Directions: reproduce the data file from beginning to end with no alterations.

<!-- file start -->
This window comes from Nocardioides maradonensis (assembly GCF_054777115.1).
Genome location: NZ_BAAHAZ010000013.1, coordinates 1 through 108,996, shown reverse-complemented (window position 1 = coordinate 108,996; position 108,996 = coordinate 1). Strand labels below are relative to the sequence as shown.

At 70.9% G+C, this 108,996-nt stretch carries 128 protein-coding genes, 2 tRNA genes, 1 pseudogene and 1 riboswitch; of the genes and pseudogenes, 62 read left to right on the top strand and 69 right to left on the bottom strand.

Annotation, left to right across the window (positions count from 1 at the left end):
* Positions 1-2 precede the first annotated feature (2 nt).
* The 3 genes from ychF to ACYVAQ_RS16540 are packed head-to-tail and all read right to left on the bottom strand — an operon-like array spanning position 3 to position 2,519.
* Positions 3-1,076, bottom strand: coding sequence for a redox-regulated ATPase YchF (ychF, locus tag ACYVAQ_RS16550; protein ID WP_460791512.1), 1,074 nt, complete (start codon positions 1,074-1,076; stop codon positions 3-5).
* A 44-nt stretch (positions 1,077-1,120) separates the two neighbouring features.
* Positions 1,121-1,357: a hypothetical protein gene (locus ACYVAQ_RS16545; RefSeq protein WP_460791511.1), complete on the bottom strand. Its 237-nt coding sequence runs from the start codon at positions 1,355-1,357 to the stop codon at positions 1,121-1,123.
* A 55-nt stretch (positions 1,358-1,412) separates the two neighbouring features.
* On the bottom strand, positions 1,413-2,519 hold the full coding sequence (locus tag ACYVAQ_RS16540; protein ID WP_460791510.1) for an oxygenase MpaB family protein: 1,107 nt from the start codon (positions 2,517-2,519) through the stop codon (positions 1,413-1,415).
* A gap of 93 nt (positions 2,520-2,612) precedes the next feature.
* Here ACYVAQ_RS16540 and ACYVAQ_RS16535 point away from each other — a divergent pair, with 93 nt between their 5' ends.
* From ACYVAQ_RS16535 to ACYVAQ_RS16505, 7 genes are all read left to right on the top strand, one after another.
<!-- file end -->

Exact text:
This window comes from Nocardioides maradonensis (assembly GCF_054777115.1).
Genome location: NZ_BAAHAZ010000013.1, coordinates 1 through 108,996, shown reverse-complemented (window position 1 = coordinate 108,996; position 108,996 = coordinate 1). Strand labels below are relative to the sequence as shown.

At 70.9% G+C, this 108,996-nt stretch carries 128 protein-coding genes, 2 tRNA genes, 1 pseudogene and 1 riboswitch; of the genes and pseudogenes, 62 read left to right on the top strand and 69 right to left on the bottom strand.

Annotation, left to right across the window (positions count from 1 at the left end):
* Positions 1-2 precede the first annotated feature (2 nt).
* The 3 genes from ychF to ACYVAQ_RS16540 are packed head-to-tail and all read right to left on the bottom strand — an operon-like array spanning position 3 to position 2,519.
* Positions 3-1,076, bottom strand: coding sequence for a redox-regulated ATPase YchF (ychF, locus tag ACYVAQ_RS16550; protein ID WP_460791512.1), 1,074 nt, complete (start codon positions 1,074-1,076; stop codon positions 3-5).
* A 44-nt stretch (positions 1,077-1,120) separates the two neighbouring features.
* Positions 1,121-1,357: a hypothetical protein gene (locus ACYVAQ_RS16545; RefSeq protein WP_460791511.1), complete on the bottom strand. Its 237-nt coding sequence runs from the start codon at positions 1,355-1,357 to the stop codon at positions 1,121-1,123.
* A 55-nt stretch (positions 1,358-1,412) separates the two neighbouring features.
* On the bottom strand, positions 1,413-2,519 hold the full coding sequence (locus tag ACYVAQ_RS16540; protein ID WP_460791510.1) for an oxygenase MpaB family protein: 1,107 nt from the start codon (positions 2,517-2,519) through the stop codon (positions 1,413-1,415).
* A gap of 93 nt (positions 2,520-2,612) precedes the next feature.
* Here ACYVAQ_RS16540 and ACYVAQ_RS16535 point away from each other — a divergent pair, with 93 nt between their 5' ends.
* From ACYVAQ_RS16535 to ACYVAQ_RS16505, 7 genes are all read left to right on the top strand, one after another.